With the enactment of the Tax Cut and Jobs Act of 2017, which repealed the tax penalty for the individual health insurance mandate, many Americans are under the impression that this year they are out from under Obamacare’s mandate.
They are wrong—on several counts.
An Unpleasant Surprise
First, the repeal of the individual mandate tax penalty does not take effect until 2019. This year, therefore, the tax penalty is still the law of the land, and the IRS will enforce it.
The IRS will levy the penalties for the 2017 and 2018 tax years, and related reporting requirements for businesses and insurers will remain in force until repealed.
For the 2017 tax year, the IRS has also announced that it will reject tax returns that do not include evidence of coverage or a penalty payment. Unless one qualifies for one of the Obamacare exemptions, such as enrollment in a “sharing ministry” or a “hardship” exemption, the IRS can bite.
Second, the repeal of the tax penalty is not a repeal of the individual mandate provision itself. The reason: Congress is constrained by its own rules.
Congress enacted President Donald Trump’s historic tax reform bill under the terms and conditions of the congressional budget reconciliation process—the special process that Congress uses to align its tax and spending priorities with the annual congressional budget resolution.
This process has some crucial advantages and limitations.
The biggest limitation is that a “reconciliation” provision that amounts to legislating—changing law—must have a direct impact on revenue and spending categories.
While particular items are often a matter of dispute, the general rule is that a repeal of statutory language that is primarily regulatory—like Obamacare’s individual mandate—is routinely off-limits in the budget reconciliation process.
The biggest advantage, assuming Republicans maintain their majorities, is that enacting a bill through the budget reconciliation process insulates it from a Senate filibuster—the old, standard opposition tactic of talking a bill to death on the Senate floor. To break a filibuster requires 60 Senate votes to cut off debate.
In short, under conventional Senate rules, if a bill can’t muster 60 votes, it’s dead.
Thus, as happened last December, using the budget reconciliation process, Congress was able to pass and send to Trump the biggest and most significant tax reform package in decades, including an elimination of the mandate tax penalty, with a simple Senate Republican majority.
There was no other way to get that major tax reform. If Congress had resorted to the standard legislative process, the united, disciplined Democratic Senate opposition—“the Resistance”—would have killed the tax bill, and thus the tax cuts and the repeal of the individual mandate tax penalty, among many other provisions.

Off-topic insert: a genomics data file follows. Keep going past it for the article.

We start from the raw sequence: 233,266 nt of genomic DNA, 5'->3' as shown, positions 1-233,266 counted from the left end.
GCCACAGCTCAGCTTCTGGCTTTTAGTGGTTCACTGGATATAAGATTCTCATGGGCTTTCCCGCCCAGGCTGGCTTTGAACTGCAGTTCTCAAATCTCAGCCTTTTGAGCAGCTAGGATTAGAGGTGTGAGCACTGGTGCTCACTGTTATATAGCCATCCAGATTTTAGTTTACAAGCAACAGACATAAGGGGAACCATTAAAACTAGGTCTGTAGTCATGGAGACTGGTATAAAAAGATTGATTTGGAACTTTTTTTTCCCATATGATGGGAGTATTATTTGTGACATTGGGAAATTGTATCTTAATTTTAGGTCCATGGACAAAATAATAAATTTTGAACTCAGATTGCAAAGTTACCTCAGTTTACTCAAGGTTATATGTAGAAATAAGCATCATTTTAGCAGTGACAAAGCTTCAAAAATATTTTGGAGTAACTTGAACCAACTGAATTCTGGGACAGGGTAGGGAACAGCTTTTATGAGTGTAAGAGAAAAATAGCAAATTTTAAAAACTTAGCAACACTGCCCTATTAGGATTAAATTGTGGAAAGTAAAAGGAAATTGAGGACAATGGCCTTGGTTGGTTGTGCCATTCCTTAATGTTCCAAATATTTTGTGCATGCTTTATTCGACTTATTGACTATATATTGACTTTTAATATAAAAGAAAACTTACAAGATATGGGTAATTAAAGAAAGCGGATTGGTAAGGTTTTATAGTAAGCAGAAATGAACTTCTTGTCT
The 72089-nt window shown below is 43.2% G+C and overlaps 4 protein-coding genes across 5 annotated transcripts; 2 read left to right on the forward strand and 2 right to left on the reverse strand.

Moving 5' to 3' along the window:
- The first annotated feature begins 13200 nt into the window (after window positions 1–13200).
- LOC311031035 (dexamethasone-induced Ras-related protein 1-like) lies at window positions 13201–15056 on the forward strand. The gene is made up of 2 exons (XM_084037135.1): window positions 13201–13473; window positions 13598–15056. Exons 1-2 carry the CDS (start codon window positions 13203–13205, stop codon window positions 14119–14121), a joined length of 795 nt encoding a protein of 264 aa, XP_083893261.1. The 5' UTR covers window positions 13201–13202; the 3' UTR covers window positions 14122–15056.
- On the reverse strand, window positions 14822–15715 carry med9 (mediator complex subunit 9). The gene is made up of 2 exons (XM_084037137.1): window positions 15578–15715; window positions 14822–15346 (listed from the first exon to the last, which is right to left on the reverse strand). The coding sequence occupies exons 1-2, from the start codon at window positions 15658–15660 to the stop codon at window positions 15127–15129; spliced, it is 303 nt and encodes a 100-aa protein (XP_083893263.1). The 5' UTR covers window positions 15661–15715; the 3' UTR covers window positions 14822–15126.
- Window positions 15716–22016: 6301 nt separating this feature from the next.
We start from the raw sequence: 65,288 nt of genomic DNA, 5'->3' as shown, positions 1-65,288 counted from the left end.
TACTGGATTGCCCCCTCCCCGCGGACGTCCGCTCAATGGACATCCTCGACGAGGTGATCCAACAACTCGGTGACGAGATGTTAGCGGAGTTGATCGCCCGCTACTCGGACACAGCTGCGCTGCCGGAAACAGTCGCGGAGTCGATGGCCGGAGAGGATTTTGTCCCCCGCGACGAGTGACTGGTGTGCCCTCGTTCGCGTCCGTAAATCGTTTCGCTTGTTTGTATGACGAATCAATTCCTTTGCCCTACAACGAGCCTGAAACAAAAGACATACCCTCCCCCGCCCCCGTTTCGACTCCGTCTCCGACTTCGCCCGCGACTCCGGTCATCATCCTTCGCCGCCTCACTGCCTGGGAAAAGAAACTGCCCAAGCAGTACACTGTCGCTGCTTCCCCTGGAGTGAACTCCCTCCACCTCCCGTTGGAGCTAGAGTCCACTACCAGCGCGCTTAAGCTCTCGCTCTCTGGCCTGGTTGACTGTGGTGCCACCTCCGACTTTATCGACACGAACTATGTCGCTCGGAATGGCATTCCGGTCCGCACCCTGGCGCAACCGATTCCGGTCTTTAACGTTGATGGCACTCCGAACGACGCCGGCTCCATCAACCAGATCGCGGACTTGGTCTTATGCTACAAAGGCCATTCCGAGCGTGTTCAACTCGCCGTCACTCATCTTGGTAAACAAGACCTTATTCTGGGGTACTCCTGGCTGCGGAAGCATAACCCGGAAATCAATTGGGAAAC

Members of Congress are going to have to go back, once again, and finish the job: Repeal Section 1501 of the Affordable Care Act of 2010.
The next, best opportunity to do it would be the Omnibus spending bill to enact appropriations for the remainder of 2018. The current spending billexpires on March 23.
If Congress can repeal the individual mandate penalty, and the statutory language, for this taxable year, they can also cancel the penalties for the 2017 taxable year. For 2017, the penalties amount to $695 per person, or 2.5 percent of household income, whichever is greater.
Repeal of the individual mandate will at least relieve anxiety for those, mostly lower income folks, who have been disproportionately paying the individual mandate penalty. Fifty-eight percent of those paying the penalty earn $50,000 or less annually.
Meanwhile, millions of unsubsidized middle class families are paying out big monthly premiums and crazy deductibles for the federally mandated insurance. This is not what they want or can afford, but, under Obamacare, it is what they must have—without even the benefit of individual tax relief for the purchase of individual health coverage.
The answer to this problem, as conservative analysts have argued, is to replace this failing regime of inflexible federal regulation with a new market based on real personal choice and competition, where Americans can select the plans they want at prices they wish to pay.
Repeal of the individual mandate language is a good, first step in the very long journey toward comprehensive health care reform—reform based on Americans’ right to choose their own coverage.
This piece originally appeared in The Daily Signal